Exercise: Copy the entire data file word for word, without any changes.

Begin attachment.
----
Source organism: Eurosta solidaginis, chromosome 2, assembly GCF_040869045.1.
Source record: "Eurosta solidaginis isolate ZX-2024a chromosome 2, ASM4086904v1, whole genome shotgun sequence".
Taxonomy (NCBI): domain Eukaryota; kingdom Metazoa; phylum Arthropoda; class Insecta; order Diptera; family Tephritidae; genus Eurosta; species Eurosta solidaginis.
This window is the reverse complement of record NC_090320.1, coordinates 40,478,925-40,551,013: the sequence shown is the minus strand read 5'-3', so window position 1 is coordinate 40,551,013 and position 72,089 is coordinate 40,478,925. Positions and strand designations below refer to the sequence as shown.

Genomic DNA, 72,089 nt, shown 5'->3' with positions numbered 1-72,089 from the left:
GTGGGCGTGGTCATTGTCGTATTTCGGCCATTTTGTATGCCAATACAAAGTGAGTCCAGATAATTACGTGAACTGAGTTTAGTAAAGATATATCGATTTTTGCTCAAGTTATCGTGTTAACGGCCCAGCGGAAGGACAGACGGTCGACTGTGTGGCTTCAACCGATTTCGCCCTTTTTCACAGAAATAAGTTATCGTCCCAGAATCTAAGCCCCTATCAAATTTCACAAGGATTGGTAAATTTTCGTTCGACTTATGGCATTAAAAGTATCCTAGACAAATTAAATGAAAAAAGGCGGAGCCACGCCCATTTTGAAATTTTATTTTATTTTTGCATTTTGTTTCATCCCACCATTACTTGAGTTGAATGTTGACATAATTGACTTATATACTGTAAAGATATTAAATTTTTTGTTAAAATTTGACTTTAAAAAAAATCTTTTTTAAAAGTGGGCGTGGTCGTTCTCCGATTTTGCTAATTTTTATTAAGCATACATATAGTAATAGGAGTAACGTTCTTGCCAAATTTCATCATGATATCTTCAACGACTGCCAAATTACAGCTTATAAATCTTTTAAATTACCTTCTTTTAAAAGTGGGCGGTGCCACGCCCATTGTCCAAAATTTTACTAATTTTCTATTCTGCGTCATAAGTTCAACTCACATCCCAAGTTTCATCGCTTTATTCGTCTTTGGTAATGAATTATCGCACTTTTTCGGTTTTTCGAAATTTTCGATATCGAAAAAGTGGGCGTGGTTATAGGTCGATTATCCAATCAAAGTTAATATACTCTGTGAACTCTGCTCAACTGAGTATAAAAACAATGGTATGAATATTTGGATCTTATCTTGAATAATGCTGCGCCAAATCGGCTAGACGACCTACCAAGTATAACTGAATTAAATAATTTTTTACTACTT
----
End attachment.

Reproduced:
Source organism: Eurosta solidaginis, chromosome 2, assembly GCF_040869045.1.
Source record: "Eurosta solidaginis isolate ZX-2024a chromosome 2, ASM4086904v1, whole genome shotgun sequence".
Taxonomy (NCBI): domain Eukaryota; kingdom Metazoa; phylum Arthropoda; class Insecta; order Diptera; family Tephritidae; genus Eurosta; species Eurosta solidaginis.
This window is the reverse complement of record NC_090320.1, coordinates 40,478,925-40,551,013: the sequence shown is the minus strand read 5'-3', so window position 1 is coordinate 40,551,013 and position 72,089 is coordinate 40,478,925. Positions and strand designations below refer to the sequence as shown.

Genomic DNA, 72,089 nt, shown 5'->3' with positions numbered 1-72,089 from the left:
GTGGGCGTGGTCATTGTCGTATTTCGGCCATTTTGTATGCCAATACAAAGTGAGTCCAGATAATTACGTGAACTGAGTTTAGTAAAGATATATCGATTTTTGCTCAAGTTATCGTGTTAACGGCCCAGCGGAAGGACAGACGGTCGACTGTGTGGCTTCAACCGATTTCGCCCTTTTTCACAGAAATAAGTTATCGTCCCAGAATCTAAGCCCCTATCAAATTTCACAAGGATTGGTAAATTTTCGTTCGACTTATGGCATTAAAAGTATCCTAGACAAATTAAATGAAAAAAGGCGGAGCCACGCCCATTTTGAAATTTTATTTTATTTTTGCATTTTGTTTCATCCCACCATTACTTGAGTTGAATGTTGACATAATTGACTTATATACTGTAAAGATATTAAATTTTTTGTTAAAATTTGACTTTAAAAAAAATCTTTTTTAAAAGTGGGCGTGGTCGTTCTCCGATTTTGCTAATTTTTATTAAGCATACATATAGTAATAGGAGTAACGTTCTTGCCAAATTTCATCATGATATCTTCAACGACTGCCAAATTACAGCTTATAAATCTTTTAAATTACCTTCTTTTAAAAGTGGGCGGTGCCACGCCCATTGTCCAAAATTTTACTAATTTTCTATTCTGCGTCATAAGTTCAACTCACATCCCAAGTTTCATCGCTTTATTCGTCTTTGGTAATGAATTATCGCACTTTTTCGGTTTTTCGAAATTTTCGATATCGAAAAAGTGGGCGTGGTTATAGGTCGATTATCCAATCAAAGTTAATATACTCTGTGAACTCTGCTCAACTGAGTATAAAAACAATGGTATGAATATTTGGATCTTATCTTGAATAATGCTGCGCCAAATCGGCTAGACGACCTACCAAGTATAACTGAATTAAATAATTTTTTACTACTT